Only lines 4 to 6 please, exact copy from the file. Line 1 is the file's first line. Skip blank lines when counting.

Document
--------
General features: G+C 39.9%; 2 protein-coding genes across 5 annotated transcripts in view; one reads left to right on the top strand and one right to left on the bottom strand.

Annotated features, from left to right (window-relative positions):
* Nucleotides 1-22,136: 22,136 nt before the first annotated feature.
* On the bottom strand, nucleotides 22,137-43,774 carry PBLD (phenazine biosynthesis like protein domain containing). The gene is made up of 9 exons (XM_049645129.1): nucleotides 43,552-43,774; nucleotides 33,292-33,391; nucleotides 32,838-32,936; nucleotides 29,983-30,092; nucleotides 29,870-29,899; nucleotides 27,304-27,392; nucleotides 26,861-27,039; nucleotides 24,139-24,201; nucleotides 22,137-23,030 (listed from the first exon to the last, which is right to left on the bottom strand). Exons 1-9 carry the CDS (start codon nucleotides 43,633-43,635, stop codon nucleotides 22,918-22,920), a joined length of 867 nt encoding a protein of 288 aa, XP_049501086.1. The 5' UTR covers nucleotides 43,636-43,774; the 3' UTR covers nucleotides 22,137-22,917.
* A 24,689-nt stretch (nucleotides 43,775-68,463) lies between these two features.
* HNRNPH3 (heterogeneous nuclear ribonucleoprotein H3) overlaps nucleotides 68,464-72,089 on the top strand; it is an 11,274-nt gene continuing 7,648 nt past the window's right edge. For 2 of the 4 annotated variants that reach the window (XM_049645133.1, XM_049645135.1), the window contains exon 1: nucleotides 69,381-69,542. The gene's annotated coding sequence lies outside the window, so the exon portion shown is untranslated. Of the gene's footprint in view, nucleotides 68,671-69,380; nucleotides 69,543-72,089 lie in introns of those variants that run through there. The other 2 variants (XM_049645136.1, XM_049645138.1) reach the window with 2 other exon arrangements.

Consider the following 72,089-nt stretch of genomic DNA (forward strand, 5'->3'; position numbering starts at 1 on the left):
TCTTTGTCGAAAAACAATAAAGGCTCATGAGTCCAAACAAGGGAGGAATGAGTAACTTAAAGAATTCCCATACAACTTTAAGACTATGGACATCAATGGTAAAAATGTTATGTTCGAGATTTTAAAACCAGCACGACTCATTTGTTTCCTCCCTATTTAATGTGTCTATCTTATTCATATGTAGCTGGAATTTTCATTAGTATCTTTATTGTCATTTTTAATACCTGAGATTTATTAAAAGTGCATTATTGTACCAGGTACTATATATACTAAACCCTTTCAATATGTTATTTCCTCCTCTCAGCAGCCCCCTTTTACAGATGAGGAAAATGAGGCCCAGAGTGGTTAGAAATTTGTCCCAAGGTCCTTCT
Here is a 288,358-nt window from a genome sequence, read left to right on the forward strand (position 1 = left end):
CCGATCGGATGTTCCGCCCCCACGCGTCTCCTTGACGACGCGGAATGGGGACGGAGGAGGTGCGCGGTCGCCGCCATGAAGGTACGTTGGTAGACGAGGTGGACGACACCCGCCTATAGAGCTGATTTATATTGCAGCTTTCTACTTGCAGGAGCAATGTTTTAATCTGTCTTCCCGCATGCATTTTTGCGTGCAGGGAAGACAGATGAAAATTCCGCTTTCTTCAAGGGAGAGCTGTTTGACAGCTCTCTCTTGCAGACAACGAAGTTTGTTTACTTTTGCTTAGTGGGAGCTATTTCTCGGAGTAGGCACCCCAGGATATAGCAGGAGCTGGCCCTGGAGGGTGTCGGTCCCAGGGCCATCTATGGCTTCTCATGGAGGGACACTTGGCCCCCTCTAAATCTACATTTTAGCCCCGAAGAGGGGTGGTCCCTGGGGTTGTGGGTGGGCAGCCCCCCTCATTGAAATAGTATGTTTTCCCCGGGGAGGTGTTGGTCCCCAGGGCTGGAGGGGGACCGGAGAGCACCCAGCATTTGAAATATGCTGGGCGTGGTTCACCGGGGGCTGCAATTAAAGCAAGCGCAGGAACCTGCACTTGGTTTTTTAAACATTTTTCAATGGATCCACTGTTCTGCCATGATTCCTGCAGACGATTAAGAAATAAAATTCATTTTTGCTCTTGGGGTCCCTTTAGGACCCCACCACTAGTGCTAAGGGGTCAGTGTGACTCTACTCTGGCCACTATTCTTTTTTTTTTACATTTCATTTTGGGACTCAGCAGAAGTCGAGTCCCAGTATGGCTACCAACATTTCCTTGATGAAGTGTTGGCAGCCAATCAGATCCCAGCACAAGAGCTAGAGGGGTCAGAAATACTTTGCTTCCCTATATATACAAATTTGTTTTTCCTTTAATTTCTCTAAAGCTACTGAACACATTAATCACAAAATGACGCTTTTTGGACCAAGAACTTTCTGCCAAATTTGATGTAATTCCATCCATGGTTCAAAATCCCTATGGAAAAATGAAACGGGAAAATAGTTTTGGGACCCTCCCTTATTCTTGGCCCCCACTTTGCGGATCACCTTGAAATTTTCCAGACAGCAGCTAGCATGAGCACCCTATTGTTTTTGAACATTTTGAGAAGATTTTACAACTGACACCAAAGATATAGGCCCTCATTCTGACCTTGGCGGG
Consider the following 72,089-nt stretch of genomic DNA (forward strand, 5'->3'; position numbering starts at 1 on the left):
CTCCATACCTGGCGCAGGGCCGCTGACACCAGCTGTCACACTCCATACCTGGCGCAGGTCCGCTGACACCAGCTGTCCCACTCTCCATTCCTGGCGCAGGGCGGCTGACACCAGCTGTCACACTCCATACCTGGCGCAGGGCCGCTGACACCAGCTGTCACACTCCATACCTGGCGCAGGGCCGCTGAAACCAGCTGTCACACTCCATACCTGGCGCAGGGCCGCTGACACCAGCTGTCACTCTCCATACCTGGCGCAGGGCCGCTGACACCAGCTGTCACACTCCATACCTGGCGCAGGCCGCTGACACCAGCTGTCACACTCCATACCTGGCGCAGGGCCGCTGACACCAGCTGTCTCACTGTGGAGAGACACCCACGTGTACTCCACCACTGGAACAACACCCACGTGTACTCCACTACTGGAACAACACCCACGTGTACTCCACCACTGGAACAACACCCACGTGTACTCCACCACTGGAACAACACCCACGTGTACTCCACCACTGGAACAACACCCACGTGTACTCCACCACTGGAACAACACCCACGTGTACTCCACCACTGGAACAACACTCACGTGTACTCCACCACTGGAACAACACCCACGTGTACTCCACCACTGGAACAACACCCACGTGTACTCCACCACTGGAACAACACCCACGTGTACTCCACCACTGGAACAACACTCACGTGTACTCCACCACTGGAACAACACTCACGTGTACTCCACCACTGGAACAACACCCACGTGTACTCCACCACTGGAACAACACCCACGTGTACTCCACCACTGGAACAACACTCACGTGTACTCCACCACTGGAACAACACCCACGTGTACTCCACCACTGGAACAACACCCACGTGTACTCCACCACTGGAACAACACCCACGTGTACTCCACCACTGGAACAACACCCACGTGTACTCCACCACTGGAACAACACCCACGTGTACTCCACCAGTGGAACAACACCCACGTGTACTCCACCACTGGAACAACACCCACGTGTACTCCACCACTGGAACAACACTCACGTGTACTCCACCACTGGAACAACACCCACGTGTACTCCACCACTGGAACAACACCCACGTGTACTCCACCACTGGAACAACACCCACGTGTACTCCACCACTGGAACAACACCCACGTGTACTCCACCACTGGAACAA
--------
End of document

* On the bottom strand, nucleotides 22,137-43,774 carry PBLD (phenazine biosynthesis like protein domain containing). The gene is made up of 9 exons (XM_049645129.1): nucleotides 43,552-43,774; nucleotides 33,292-33,391; nucleotides 32,838-32,936; nucleotides 29,983-30,092; nucleotides 29,870-29,899; nucleotides 27,304-27,392; nucleotides 26,861-27,039; nucleotides 24,139-24,201; nucleotides 22,137-23,030 (listed from the first exon to the last, which is right to left on the bottom strand). Exons 1-9 carry the CDS (start codon nucleotides 43,633-43,635, stop codon nucleotides 22,918-22,920), a joined length of 867 nt encoding a protein of 288 aa, XP_049501086.1. The 5' UTR covers nucleotides 43,636-43,774; the 3' UTR covers nucleotides 22,137-22,917.
* A 24,689-nt stretch (nucleotides 43,775-68,463) lies between these two features.
* HNRNPH3 (heterogeneous nuclear ribonucleoprotein H3) overlaps nucleotides 68,464-72,089 on the top strand; it is an 11,274-nt gene continuing 7,648 nt past the window's right edge. For 2 of the 4 annotated variants that reach the window (XM_049645133.1, XM_049645135.1), the window contains exon 1: nucleotides 69,381-69,542. The gene's annotated coding sequence lies outside the window, so the exon portion shown is untranslated. Of the gene's footprint in view, nucleotides 68,671-69,380; nucleotides 69,543-72,089 lie in introns of those variants that run through there. The other 2 variants (XM_049645136.1, XM_049645138.1) reach the window with 2 other exon arrangements.